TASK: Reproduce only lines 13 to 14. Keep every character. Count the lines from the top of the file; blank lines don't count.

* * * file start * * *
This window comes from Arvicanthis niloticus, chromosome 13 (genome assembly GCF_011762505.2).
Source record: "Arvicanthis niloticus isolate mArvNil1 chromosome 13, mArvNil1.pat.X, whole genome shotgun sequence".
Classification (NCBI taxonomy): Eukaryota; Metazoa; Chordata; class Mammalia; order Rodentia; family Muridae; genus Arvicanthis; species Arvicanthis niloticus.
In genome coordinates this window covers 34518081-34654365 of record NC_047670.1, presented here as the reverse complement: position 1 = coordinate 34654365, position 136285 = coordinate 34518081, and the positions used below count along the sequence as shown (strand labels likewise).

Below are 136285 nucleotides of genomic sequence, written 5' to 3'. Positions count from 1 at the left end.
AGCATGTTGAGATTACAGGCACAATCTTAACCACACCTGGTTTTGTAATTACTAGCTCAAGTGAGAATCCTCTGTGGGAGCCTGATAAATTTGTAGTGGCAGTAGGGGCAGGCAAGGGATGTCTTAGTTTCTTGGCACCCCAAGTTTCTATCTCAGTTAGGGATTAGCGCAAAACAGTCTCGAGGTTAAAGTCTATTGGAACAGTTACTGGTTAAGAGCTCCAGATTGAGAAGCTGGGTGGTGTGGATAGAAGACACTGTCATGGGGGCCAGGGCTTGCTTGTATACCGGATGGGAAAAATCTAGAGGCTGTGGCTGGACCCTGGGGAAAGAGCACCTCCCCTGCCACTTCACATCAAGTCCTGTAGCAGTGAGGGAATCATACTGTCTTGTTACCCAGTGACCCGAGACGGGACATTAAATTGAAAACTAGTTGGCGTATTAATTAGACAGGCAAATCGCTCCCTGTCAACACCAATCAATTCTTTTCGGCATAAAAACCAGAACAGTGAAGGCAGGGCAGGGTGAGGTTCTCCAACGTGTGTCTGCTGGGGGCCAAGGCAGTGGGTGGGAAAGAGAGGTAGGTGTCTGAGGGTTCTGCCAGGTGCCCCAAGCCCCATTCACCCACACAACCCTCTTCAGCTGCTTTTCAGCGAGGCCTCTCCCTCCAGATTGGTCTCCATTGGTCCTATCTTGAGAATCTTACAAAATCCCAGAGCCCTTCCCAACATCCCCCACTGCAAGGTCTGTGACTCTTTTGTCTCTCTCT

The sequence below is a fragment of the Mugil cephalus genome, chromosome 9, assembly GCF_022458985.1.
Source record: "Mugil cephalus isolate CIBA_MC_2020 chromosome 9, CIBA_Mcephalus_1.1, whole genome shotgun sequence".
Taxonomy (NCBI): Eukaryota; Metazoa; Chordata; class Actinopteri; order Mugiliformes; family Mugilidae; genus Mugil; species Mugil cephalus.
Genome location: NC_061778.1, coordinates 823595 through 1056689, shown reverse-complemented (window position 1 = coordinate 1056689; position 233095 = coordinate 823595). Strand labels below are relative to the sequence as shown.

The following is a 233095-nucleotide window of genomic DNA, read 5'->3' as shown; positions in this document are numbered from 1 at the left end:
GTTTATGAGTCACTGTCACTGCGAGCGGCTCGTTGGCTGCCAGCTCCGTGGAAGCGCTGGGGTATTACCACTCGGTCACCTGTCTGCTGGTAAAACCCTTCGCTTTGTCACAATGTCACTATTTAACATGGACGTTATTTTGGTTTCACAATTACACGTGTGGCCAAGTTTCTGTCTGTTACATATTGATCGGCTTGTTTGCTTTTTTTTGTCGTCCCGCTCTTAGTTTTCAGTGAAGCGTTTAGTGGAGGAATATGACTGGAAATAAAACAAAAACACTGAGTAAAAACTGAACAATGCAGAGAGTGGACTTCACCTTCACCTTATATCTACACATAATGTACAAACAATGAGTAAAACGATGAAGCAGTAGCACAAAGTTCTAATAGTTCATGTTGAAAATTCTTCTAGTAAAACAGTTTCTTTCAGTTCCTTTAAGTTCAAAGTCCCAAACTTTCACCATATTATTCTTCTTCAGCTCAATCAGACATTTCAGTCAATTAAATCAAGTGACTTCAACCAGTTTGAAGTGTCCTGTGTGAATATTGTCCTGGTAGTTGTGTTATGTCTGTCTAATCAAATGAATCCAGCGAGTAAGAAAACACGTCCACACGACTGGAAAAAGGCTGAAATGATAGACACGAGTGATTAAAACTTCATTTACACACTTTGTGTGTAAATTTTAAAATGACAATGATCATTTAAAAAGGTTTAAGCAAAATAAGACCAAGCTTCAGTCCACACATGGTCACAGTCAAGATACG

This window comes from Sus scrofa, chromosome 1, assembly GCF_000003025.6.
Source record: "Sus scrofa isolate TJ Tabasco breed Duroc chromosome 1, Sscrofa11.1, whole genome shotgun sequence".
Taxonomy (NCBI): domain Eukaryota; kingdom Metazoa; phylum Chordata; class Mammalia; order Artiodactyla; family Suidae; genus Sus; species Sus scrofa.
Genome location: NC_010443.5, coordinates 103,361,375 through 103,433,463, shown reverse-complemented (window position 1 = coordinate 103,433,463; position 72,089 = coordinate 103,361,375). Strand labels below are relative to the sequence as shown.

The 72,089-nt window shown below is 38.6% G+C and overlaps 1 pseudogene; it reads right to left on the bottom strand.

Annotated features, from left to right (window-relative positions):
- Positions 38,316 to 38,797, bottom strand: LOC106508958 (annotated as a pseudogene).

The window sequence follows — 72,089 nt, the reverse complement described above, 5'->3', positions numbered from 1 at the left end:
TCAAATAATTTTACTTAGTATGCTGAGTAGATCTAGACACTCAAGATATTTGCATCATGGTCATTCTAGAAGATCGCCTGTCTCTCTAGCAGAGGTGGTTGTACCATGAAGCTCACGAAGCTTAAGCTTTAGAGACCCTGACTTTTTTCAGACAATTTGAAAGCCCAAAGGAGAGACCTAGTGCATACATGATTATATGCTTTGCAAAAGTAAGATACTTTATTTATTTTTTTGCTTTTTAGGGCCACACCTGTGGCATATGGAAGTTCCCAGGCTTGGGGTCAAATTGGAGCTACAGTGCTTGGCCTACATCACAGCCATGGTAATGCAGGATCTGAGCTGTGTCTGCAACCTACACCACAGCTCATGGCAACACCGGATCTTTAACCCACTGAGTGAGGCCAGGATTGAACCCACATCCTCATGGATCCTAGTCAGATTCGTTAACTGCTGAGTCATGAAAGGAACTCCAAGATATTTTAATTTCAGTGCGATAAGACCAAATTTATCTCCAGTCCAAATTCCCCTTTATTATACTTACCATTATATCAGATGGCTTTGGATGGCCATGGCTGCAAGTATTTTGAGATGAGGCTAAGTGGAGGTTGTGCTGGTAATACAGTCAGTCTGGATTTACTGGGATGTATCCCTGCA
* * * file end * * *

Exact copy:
This window comes from Sus scrofa, chromosome 1, assembly GCF_000003025.6.
Source record: "Sus scrofa isolate TJ Tabasco breed Duroc chromosome 1, Sscrofa11.1, whole genome shotgun sequence".